Long ago, in the open-ended process of selecting topics for our re-purposing project, I knew that I wanted to transform the narrative research paper I had written for my First Year Seminar, that was based on memoirs my grandfather had written about his immigration to America during World War II. Because it was a research paper in it’s original form, I had conducted and incorporated a reasonable amount of outside research on Germany’s invasion of Poland, and statistics relating to Polish soldiers and Polish immigrants. For Project II however, I wanted to approach the meat of the story in my grandfather’s memoir from a more creative perspective. After chatting with T, the seed was planted that turning my third person, research based account of a story of immigration, into a gripping, historical-fiction, first person short story would be the best way to go about this. Taking a look this weekend at how to write short stories for the first time years was certainly exciting, and instilled some passion for the project, but it was actually a recent external event that deepened the meaning of my decision to move forward with this topic.
“A reader of war stories probably expects tales of dangerous adventures, of heroic deeds. There are no heroes in my story only frightened, confused and helpless people trying to survive against heavy odds in the midst of a cataclysmic storm. There is no happy ending either, even for those who survived, since there never was a return to peaceful normality, never a celebration of happy reunion. That war was a great tragedy for everybody it touched, and no one escaped uninjured on body or soul”- George Mahr (my grandfather), 1992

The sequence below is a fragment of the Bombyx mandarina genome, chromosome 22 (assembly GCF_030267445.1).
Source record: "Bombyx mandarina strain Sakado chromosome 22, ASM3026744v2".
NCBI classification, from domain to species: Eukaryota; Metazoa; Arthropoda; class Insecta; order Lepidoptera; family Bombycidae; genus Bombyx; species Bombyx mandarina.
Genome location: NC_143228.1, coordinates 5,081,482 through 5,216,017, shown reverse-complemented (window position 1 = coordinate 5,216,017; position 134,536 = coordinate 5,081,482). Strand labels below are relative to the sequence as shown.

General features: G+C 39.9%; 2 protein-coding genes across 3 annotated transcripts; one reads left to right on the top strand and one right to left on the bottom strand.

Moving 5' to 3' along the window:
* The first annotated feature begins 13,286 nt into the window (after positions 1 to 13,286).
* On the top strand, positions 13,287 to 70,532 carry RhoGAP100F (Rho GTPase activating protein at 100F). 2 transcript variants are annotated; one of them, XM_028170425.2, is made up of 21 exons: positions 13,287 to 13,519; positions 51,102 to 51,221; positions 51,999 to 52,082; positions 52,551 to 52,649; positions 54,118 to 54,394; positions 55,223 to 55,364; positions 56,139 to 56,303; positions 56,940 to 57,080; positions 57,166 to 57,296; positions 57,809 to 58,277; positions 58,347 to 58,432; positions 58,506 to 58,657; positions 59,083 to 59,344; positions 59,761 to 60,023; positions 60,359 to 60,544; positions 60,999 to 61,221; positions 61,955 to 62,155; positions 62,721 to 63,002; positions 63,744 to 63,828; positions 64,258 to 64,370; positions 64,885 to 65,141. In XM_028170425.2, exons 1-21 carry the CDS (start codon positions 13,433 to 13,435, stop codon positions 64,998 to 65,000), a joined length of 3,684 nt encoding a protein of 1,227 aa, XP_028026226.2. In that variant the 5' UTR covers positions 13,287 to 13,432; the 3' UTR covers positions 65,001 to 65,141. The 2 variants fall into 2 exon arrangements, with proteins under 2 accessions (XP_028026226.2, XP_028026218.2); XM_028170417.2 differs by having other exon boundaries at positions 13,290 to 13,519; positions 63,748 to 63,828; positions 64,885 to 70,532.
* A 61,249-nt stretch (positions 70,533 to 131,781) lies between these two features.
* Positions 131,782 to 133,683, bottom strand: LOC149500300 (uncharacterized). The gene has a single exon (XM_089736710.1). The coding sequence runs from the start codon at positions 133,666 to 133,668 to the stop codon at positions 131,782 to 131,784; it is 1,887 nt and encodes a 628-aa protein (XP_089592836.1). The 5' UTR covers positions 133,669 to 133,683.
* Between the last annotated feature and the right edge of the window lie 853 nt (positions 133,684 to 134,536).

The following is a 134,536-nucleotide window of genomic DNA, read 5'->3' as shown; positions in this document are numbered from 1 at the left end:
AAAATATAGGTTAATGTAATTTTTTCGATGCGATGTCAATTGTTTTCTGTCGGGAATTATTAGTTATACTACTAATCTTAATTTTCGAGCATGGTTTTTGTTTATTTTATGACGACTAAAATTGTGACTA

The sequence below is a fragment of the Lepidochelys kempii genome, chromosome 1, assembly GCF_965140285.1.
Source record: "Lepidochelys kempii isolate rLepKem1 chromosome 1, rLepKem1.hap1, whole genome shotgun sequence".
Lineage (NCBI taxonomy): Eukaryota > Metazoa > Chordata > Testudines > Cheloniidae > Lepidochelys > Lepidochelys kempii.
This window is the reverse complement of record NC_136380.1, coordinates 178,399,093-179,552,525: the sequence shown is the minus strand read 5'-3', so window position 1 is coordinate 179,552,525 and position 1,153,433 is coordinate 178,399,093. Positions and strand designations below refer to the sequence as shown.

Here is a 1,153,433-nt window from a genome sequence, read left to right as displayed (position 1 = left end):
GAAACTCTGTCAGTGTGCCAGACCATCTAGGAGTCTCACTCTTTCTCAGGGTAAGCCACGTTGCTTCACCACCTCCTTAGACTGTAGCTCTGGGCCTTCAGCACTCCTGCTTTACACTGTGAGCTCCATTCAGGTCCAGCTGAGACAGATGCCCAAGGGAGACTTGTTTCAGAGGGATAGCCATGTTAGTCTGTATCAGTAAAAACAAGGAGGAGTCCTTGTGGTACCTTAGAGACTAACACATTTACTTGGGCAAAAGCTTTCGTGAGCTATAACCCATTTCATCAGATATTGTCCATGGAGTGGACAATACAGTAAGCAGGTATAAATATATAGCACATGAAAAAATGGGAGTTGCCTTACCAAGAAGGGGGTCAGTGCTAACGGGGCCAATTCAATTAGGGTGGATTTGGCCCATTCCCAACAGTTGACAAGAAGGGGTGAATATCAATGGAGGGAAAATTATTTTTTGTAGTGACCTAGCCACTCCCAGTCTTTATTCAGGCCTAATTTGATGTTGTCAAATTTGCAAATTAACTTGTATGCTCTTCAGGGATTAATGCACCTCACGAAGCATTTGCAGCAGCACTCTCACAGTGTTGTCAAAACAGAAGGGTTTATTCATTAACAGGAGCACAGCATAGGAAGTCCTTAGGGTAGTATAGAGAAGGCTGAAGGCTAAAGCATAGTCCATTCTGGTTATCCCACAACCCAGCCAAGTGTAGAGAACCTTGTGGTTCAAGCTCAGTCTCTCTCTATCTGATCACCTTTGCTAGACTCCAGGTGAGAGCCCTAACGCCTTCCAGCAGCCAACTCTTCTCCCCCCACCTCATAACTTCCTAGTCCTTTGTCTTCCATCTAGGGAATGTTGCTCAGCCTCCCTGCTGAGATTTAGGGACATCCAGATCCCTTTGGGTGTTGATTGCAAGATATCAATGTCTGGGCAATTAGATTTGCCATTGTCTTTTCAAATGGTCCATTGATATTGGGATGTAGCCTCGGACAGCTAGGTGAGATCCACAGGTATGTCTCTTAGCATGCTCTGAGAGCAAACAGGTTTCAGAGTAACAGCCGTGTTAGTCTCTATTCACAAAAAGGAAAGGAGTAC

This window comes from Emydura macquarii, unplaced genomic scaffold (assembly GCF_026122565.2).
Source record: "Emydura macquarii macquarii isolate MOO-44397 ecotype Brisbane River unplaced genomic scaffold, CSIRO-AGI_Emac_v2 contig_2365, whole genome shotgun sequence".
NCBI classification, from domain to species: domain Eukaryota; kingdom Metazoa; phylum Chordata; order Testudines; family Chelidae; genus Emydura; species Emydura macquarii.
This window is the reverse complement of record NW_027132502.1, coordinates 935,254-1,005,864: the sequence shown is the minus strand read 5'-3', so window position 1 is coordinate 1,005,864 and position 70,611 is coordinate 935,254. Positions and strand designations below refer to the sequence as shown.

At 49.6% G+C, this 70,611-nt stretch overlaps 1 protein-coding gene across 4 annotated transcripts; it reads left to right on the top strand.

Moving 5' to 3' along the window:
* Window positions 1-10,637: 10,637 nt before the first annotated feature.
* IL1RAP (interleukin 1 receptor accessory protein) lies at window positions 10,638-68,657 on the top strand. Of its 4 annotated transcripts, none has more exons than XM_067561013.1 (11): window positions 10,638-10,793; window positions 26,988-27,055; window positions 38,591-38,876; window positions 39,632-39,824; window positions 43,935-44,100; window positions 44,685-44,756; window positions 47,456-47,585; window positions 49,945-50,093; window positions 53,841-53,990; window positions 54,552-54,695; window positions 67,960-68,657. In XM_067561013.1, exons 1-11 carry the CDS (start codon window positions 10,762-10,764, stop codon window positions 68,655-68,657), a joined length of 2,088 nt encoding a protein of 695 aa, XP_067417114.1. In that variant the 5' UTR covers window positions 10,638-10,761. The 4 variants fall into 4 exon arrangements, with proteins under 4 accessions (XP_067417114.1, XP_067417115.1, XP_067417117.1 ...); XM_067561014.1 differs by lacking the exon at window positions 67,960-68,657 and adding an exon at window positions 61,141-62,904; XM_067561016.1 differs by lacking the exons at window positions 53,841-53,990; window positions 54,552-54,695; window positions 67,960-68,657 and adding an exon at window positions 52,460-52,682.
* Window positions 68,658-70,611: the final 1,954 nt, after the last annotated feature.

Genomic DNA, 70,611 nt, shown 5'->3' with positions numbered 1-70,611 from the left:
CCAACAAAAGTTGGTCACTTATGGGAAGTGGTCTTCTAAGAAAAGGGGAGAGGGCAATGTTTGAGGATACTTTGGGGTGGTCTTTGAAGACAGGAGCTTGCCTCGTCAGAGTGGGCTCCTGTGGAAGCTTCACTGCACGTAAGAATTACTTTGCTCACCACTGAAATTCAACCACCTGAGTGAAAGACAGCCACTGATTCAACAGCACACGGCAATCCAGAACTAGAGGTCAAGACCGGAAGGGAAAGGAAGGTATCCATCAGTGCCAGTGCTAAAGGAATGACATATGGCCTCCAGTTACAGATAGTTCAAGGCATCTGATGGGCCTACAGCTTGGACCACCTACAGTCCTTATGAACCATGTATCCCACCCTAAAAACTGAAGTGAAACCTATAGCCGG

Only a couple weeks after his 93rd birthday, my grandfather became a great-grandfather this weekend as the first child of the next generation of our family was born on February 21st, 2014. My cousin (one of my grandfather’s 3 grandchildren) gave birth to Lincoln Chase Nasser, an event I had no idea would be so meaningful to this project. It had been a very long time since I had seen (or held, for that matter) a newborn baby. It really shatters the illusion of what can seem like a static extended family, and puts the new, dynamic concept of “family” in an entirely fresh perspective. Upon further reflection, I realized exactly why I was so passionate about project. I want to play an active role in preserving my family’s history, a re-purposing for the next generation. My grandfather is a braver man than I’ll ever be, and my grandparents have endured more hardships than I’ll ever likely see, and for one reason or another keeping the story alive for the next generation is important to me. Family history, ancestry, and genealogy is something I have always been fascinated by, and also something I have easy access to. With four living grandparents, all whom were immigrants from either Poland or Ireland after the age of twenty, it has never been too difficult to quench my thirst for stories and information from our family’s past. Some of my relatives are, understandingly so, less comfortable with talking about details from an unpleasant time in the past. Yet, thankfully, my father’s father (the subject of my story) enjoys sharing his wisdom and stories of the past as much as I enjoy hearing them, and has already agreed to be a part of my interview/movie/documentary for Project III. Below are pictures of the newborn, and me with the newborn, the day after his birth.